By Steven Reinberg HealthDay Reporter
Health officials said Wednesday that the number of overdose deaths linked to the synthetic opioid fentanyl in the United States has risen 279% between 2016 and 2021.
Investigators were looking for trends among drug-related deaths involving five of the most common opioids and stimulants: heroin, methamphetamines, cocaine, and oxycodone.
According to the U.S. Centers for Disease Control and Prevention, the death rate involving fentanyl, the most commonly implicated substance, has risen from 6 to 22 deaths per 100,000 people in just five years.
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The National Center for Health Statistics at the CDC said that this is a continuing public health issue in the United States.
Spencer's team discovered that the rate of deaths due to overdoses involving cocaine and methamphetamine also increased, while heroin and oxycodone deaths decreased.
The report, as well as many others in the last few years, highlight the devastation fentanyl causes to our country, with the number of deaths continuing to rise, said Pat Aussem. Associate vice president for clinical content development for consumers at the Partnership to End Addiction.
Fentanyl, and methamphetamine are the most deadly drugs for young people. Men were more affected by the death rate than women. Black Americans and Native Americans, however, were particularly hard hit.
Aussem said that these overdose deaths were caused by many factors. These include the misuse of prescription opioid painkillers and the use of heroin or fentanyl in combination with other drugs.
She said that counterfeit pills resembling Adderall, Xanax, Percocet, and other pain medication may contain fentanyl. This can cause an overdose if a person has no tolerance to the drug.
Aussem said that fentanyl was increasingly combined with xylazine (an animal tranquilizer called 'tranq') which can increase the risk of death and overdose.
Researchers at the CDC used data from National Vital Statistics System to conduct the study. Other findings include:
Overdose deaths caused by oxycodone have decreased by 21%.
Spencer explained that the CDC used death certificates to determine whether or not fentanyl was involved in overdoses from heroin, cocaine and oxycodone.
Spencer believes that the increase in overdose deaths related to fentanyl is due to an increasing supply of the substance flooding into the United States. She noted that it's unlikely this trend will reverse anytime soon, as overdose deaths are continuing to rise.
Aussem reported that the latest CDC tally is 107,000 in the 12-month time period ending August 2022. This is the equivalent of a plane crashing with almost 300 people on board every day. She added that we need a coordinated, focused response that embraces harm-reduction and evidence-based treatment.
Aussem stated that the inability to access addiction treatment and healthcare, as well as social and economic factors such as poverty, unemployment, and stigma surrounding addiction, contributes to drug overdose death.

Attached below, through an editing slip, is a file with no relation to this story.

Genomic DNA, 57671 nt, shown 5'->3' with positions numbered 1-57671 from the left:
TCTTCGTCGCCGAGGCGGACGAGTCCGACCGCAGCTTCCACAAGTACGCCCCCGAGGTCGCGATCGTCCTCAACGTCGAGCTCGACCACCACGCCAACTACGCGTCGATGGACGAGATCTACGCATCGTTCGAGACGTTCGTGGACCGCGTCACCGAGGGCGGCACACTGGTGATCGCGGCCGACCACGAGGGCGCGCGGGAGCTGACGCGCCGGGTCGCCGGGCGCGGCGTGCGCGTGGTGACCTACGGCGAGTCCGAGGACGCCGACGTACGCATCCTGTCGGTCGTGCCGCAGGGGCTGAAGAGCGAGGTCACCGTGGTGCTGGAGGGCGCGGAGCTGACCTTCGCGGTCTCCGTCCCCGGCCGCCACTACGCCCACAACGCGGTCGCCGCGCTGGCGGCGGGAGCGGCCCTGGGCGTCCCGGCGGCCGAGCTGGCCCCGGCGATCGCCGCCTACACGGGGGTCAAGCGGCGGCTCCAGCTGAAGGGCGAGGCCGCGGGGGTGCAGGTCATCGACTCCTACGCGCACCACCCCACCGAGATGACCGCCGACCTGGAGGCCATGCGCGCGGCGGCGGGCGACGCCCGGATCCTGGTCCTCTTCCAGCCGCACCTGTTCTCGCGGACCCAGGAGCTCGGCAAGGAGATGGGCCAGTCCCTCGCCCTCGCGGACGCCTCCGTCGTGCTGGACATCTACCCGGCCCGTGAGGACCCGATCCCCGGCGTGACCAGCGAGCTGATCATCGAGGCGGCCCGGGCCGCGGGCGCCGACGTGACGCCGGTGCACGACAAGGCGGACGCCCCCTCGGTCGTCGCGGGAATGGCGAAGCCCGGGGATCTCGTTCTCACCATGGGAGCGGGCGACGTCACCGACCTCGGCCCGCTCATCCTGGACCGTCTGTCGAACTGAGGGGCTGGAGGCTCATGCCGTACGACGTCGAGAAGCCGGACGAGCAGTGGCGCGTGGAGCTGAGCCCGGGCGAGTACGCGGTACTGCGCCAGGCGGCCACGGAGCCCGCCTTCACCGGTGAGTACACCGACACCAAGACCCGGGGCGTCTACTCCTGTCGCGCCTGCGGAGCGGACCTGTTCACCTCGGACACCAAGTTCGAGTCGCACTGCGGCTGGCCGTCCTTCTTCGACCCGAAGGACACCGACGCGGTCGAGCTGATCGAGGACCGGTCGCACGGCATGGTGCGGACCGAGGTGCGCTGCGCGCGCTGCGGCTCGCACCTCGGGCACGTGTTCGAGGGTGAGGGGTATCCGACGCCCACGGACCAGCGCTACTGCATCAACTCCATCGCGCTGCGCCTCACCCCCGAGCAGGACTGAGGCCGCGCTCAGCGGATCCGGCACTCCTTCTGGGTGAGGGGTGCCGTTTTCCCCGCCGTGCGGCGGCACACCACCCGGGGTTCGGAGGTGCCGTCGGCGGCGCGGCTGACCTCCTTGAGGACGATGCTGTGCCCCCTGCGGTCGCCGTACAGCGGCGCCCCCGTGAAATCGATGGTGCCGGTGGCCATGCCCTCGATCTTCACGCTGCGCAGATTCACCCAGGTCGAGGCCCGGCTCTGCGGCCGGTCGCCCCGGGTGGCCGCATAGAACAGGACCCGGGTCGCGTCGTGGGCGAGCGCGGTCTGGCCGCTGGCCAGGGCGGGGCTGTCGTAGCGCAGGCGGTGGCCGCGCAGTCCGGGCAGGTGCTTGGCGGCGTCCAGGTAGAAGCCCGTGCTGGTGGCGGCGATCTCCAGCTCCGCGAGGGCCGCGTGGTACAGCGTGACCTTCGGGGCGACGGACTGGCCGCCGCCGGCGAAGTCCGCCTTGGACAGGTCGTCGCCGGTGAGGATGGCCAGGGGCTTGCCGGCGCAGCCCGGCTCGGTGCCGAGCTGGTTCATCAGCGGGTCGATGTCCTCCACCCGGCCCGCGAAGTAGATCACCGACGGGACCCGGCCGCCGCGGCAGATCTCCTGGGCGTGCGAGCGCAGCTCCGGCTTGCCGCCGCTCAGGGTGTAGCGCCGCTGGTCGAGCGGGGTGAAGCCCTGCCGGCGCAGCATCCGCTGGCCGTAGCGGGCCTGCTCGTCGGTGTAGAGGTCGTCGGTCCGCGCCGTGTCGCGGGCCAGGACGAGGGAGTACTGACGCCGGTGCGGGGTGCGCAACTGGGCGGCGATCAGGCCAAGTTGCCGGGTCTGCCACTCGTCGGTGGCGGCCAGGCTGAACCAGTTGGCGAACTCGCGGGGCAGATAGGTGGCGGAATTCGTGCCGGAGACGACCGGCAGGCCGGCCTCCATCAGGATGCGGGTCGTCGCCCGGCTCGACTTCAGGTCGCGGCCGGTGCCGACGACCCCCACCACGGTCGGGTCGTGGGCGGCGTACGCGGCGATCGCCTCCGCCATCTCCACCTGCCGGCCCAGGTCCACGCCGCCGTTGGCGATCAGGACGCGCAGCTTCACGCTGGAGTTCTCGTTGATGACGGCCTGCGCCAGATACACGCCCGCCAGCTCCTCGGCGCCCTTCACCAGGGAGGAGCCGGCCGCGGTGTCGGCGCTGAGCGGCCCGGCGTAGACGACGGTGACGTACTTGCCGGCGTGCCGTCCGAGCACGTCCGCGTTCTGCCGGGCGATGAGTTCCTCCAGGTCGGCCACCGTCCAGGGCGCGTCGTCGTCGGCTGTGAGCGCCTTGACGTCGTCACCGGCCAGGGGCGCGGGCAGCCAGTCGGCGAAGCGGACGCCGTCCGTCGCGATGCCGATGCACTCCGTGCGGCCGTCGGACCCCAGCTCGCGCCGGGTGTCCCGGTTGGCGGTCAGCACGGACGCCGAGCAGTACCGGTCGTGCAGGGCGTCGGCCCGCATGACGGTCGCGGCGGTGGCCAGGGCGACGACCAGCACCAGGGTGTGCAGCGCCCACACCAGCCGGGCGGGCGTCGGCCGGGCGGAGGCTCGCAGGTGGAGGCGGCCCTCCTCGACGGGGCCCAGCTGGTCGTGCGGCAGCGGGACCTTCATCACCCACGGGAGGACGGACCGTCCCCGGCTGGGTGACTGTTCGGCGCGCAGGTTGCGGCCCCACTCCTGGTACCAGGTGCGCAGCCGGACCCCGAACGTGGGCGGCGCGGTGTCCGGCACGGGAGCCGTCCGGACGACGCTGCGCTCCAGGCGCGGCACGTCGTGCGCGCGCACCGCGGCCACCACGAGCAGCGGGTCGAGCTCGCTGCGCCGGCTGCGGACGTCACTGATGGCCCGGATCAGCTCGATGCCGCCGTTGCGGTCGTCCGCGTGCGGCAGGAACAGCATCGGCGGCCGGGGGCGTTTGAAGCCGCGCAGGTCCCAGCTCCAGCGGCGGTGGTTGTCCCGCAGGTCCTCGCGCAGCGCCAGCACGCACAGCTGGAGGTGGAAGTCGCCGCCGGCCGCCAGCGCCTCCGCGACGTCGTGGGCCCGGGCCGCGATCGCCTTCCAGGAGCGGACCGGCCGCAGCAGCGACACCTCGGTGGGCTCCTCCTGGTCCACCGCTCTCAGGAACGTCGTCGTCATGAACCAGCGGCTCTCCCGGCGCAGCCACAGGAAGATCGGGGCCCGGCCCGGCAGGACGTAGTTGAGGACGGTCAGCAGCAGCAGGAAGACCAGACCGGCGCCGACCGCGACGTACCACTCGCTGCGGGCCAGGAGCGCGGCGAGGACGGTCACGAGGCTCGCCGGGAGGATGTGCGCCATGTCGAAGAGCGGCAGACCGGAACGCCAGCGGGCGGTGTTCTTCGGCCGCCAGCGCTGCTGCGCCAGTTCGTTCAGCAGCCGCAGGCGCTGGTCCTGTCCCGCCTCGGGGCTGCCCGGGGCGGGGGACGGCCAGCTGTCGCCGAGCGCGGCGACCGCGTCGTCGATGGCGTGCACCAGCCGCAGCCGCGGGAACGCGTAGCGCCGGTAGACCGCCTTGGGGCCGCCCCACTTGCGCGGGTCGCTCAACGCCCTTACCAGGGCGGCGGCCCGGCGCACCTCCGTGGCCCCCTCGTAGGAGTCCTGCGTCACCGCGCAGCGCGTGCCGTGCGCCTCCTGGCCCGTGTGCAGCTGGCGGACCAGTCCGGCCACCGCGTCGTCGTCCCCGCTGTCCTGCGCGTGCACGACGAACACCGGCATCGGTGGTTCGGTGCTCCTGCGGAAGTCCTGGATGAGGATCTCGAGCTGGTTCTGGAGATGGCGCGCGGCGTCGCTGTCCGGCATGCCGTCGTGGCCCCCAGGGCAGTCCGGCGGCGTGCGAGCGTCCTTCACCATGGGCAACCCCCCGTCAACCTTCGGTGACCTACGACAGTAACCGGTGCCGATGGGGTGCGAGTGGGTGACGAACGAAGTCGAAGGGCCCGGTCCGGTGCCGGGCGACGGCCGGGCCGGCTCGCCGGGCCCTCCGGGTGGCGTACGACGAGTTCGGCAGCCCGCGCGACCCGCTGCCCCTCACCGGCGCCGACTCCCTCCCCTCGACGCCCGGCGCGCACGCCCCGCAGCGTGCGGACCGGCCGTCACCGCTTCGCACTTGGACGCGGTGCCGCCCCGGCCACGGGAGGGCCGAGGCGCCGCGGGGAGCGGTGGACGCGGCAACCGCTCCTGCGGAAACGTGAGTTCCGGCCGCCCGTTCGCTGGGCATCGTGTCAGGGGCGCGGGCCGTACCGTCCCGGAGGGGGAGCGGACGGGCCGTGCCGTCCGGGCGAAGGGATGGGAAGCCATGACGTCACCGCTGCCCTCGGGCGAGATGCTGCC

What is needed now?
Aussem stated that a multifaceted strategy is needed to address the high overdose mortality rates in the United States. This includes increased screenings for mental health and drug use issues, as well as greater access to addiction treatment.
She also noted that health care providers need to be better trained and more willing than ever to treat those with substance abuse disorders.
Aussem also added that harm reduction programs are essential. Included in these services should be fentanyl test strips and xylazine exchange programs as well as overdose prevention education. Naloxone and other medications for opioid addiction must also be made more widely accessible.
She said that reducing the stigma around substance abuse disorders was also necessary to encourage people to talk about their concerns, and seek treatment. Also, educating families and equipping them to respond to the problem can lead to better results. They are usually the first ones to see the problem, and they can take action to promote safer use or connect to treatment.
Aussem says that test strips can identify fentanyl and help people avoid consuming drugs that may be contaminated.
She said that some states consider fentanyl testing strips to be drug paraphernalia. However, they can save lives. As xylazine is found in more drug supplies, Xylazine Test Strips will be required.
Aussem stated that another way to prevent overdose deaths is by making the nasal spray Naloxone (Narcan), widely available.
She said, "The FDA has approved naloxone for over-the counter purchase so that anyone can learn how to use it." It would be great to have it readily available in school, office and other places that people gather.
Aussem said that because many people overdose alone, an app such as Canary, or services such as the Never Use Alone Overdose Prevention Hotline (1-800-484-3731) can provide assistance when it's most needed.
She said that safe injection centers, like the ones in New York City, reduces the risk of overdosing as well as transmitting diseases such HIV and hepatitis.
Aussem added that center personnel have the chance to develop relationships, provide education, and offer other resources, often needed, which could lead to safer drug use and treatment.
The National Vital Statistics System of the CDC released a report on May 3.
The U.S. Centers for Disease Control and Prevention has more information on fentanyl.
SOURCES: Merianne Spencer, MPH (health statistician), National Center for Health Statistics of the U.S. Centers for Disease Control and Prevention. Pat Aussem LPC (associate vice president for Consumer Clinical Content Development at Partnership to End Addiction); U.S. Centers for Disease Control and Prevention, Report on Estimates for Drug Overdose Deaths involving Fentanyl Methamphetamine Cocaine Heroin and Oxycodone in the United States: 2021